The newest member of the West Side community, V-Trap will open at 607 N. Lincoln St. in the former Bistro Jacques space and become one of few all-vegan restaurants in Delaware. The Bowens, who own the well-known Nude Food truck, decided to open V-Trap because they wanted to be somewhere that “didn’t already offer vegan options,” says Kristin Bowen. “We love that the restaurant is easily accessible to the neighborhood.”

Bowen understands that veganism is not for everyone, but she wants to change the perception that vegans only eat salads and raw vegetables.

In fact, the menu reads more like a gastro-pub’s, with such favorites as loaded chili nachos, mushroom and pepper cheesesteak, fiesta tacos and buffalo cauliflower.

“We want our food to look good and taste good,” says Bowen. “And though it doesn’t necessarily look healthier, who wouldn’t want to eat a [vegan] cheesesteak?”

Plans for the restaurant include transforming the space into a place that “the community can use and enjoy,” including family- and kid-friendly events like cooking classes, date nights and live music.

8th & Union Ktichen bills itself as an American gastropub. Photo Jim Coarse

Growing the Little Italy Corridor

Many of those interviewed for this article mentioned the work of Cornerstone West Community Development Corporation (CDC), housed in the West Side Neighborhood House, as one of the main drivers of business and economic development on Union and Lincoln Streets.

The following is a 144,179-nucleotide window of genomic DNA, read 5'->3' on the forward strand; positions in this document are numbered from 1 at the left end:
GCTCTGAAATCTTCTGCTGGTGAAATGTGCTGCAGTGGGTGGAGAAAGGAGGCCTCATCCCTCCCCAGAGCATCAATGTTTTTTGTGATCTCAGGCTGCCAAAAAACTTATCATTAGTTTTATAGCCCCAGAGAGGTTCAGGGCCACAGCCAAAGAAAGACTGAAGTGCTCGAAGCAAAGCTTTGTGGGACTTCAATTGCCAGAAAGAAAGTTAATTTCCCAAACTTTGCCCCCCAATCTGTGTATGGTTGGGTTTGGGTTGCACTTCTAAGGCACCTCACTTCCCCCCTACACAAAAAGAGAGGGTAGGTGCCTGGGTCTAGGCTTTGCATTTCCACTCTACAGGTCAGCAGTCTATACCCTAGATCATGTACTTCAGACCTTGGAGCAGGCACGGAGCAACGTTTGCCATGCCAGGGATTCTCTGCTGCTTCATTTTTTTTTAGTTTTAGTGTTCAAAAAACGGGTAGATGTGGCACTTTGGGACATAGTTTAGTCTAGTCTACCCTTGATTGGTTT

“They’ve had a huge impact on the neighborhood and have taken concrete steps to revitalize the area,” says Brian Ashby, co-owner of 8th & Union at 801 N. Union St., which opened in 2015.

“I was familiar with the area,” Ashby says. “I owned property nearby and had early knowledge of some of the upcoming real estate development projects happening around Little Italy.” He saw great potential in the location because of these revitalization projects and incentives led by Cornerstone West CDC.

As part of its economic development plan, Cornerstone West CDC’s goals are to support existing businesses, attract new businesses to the area, and make the area around Union and Lincoln Streets a destination. For example, it aids businesses and restaurants with small business loans through its Grow Delaware Fund and its Launcher program.

“There has been momentum behind the economic development occurring on Union and Lincoln Streets,” says Sarah Lester, director of Cornerstone West CDC.